Like any global central bank, the Reserve Bank of India (RBI) sets the policy repo rate with a keen eye on evolving global economic and financial conditions, and the outlook for the economy. Balancing the two resulted in the RBI adopting a more cautious stance in its second bi-monthly monetary policy decision in FY17.
Indeed, it can be argued that there was a compelling case to lower the policy rate amidst a favourable monsoon outlook, the government’s progressive reforms and fiscal consolidation, and the need to accelerate more broad based growth.
While the GDP growth momentum did show an improvement in Q4 of the last fiscal year, the recovery has been patchy, with only a handful of lead indicators driving the upside. But, the sharper than anticipated uptick in April CPI inflation along with stickiness in household’s inflation expectations in May appears to have played a dampener, tipping the RBI’s decision in favour of a status quo.
Global developments since the last policy have also not been inconsequential – the Fed policy overhang, upcoming Brexit vote, along with firming of crude oil prices to close to $50 per barrel may have impacted some comfort additionally.
Nevertheless, the ‘wait and watch’ stance provides the RBI an assessment window for its easy liquidity policy introduced in April.
I foresee the RBI’s cautious stance giving way to accommodative actions in its next meeting in August. The space to deliver a rate cut of at least 50 bps will open up because of:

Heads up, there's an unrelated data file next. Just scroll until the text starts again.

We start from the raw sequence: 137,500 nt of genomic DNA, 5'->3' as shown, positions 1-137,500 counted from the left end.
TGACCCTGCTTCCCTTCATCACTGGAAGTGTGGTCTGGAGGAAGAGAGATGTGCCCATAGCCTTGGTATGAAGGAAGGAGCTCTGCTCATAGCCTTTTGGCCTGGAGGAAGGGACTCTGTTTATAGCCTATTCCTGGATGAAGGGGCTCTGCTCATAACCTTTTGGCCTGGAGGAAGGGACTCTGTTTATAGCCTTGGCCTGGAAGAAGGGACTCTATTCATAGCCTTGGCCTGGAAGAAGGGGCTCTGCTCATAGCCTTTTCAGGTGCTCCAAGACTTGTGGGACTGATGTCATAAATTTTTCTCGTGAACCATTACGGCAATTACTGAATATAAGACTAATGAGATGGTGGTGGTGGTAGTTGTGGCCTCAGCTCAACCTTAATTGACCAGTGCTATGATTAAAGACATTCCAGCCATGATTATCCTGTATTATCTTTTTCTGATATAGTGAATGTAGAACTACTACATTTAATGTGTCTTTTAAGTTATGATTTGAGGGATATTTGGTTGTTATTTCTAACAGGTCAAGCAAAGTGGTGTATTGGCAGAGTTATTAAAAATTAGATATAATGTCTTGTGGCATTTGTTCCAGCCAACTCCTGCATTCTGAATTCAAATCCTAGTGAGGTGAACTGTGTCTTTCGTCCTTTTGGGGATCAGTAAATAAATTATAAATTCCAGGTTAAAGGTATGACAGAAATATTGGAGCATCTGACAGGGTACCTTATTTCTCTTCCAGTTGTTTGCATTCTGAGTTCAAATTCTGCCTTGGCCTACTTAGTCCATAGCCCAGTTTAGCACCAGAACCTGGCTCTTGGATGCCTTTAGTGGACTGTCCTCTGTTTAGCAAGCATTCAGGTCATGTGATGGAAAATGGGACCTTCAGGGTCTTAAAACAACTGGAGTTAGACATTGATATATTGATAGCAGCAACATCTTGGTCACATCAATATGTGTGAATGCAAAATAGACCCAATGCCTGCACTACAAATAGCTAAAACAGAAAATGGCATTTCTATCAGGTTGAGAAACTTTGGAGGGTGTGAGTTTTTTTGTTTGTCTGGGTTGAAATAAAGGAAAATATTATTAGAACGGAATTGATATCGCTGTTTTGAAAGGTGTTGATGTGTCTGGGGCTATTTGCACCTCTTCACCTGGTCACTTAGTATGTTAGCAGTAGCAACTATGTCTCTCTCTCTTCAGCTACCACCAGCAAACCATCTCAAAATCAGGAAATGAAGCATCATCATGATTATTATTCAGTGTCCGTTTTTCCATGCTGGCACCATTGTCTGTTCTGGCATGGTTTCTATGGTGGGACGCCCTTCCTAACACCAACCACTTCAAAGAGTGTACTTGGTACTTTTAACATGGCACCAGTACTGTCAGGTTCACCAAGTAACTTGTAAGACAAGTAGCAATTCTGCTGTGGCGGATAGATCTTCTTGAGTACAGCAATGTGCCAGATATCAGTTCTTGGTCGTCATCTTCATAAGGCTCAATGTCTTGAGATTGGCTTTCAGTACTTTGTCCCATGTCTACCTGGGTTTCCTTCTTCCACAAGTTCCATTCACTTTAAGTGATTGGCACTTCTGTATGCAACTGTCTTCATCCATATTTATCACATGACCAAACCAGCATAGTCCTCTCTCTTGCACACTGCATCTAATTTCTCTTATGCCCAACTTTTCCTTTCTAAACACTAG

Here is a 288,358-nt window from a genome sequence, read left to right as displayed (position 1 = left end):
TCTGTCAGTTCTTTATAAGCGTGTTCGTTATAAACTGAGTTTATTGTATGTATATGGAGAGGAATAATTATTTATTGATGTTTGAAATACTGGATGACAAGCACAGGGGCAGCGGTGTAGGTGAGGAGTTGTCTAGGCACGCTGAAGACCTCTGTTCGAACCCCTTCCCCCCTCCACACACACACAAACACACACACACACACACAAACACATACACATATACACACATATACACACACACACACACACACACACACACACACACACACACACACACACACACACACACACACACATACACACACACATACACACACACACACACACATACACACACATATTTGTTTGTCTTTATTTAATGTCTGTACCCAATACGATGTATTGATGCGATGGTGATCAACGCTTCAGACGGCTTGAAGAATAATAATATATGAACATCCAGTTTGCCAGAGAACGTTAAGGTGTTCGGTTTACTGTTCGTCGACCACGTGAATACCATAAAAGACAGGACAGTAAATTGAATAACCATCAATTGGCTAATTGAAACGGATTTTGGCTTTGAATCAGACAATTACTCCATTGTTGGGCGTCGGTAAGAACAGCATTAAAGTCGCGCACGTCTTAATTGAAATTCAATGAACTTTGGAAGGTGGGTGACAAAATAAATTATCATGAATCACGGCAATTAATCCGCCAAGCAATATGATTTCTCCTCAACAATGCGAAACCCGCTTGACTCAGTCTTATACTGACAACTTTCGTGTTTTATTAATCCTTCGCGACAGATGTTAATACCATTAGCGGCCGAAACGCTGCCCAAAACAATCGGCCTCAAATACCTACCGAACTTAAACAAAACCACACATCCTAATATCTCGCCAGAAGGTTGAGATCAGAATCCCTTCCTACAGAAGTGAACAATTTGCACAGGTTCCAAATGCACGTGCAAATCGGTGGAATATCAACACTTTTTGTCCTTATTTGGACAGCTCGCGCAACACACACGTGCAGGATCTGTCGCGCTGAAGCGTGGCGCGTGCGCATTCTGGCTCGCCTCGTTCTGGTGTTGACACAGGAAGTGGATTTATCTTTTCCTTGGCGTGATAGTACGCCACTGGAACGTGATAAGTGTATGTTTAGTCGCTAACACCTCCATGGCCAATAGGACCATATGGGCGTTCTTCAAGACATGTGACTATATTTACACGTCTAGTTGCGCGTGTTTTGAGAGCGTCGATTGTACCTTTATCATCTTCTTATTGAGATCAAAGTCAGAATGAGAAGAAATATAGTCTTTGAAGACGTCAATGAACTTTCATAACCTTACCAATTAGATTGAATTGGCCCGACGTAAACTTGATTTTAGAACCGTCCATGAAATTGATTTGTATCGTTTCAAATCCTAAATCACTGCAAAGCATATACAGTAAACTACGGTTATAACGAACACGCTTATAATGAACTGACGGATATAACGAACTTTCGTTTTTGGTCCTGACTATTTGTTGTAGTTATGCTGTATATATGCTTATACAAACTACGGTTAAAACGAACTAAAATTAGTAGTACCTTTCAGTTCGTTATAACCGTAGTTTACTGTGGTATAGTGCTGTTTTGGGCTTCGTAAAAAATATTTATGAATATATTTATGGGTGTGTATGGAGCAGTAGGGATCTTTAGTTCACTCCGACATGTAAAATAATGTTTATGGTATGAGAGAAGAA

•An above normal and well distributed rainfall will support agriculture output and rural demand while imparting significant disinflationary impulses.
•Astute management of food economy by the government, having already begun with restrained hikes in MSP for FY17; this is going to be essential given the potential upside food inflation risks.
•Progress of the government on pending reforms and lagged impact of past reforms getting more entrenched in the economy. The stage is set for the government to further build on the transformational steps it has already taken to improve governance, ease of doing business and bring in key structural and banking reforms.
•The need to front load rate cuts to spur private investments, amidst a revival in growth impulses led by a healthy mix of urban and rural consumption along with higher quality public sector capital expenditure. As consumption-led recovery gains a stronger foothold, it will pave the way for a sustainable turnaround in investments and capital formation in the coming quarters.
The RBI’s cautious stance is indeed pragmatic against the backdrop of the uncertainty that is creeping in on the retail inflation front, and a lot will depend on the monsoon. In the meantime, stakeholders can derive comfort from the RBI’s assertion that its monetary policy stance remains accommodative. The economy’s wheels are moving again and need at least a 50 bps repo reduction lubrication in FY17.
The government will continue to drive growth by accelerating reforms, while the subdued appetite for fresh investment will be offset by higher public sector capital expenditure and a sustained improvement in consumption demand.
Rana Kapoor is MD and CEO, YES BANK, and chairman, YES Institute
The views expressed are personal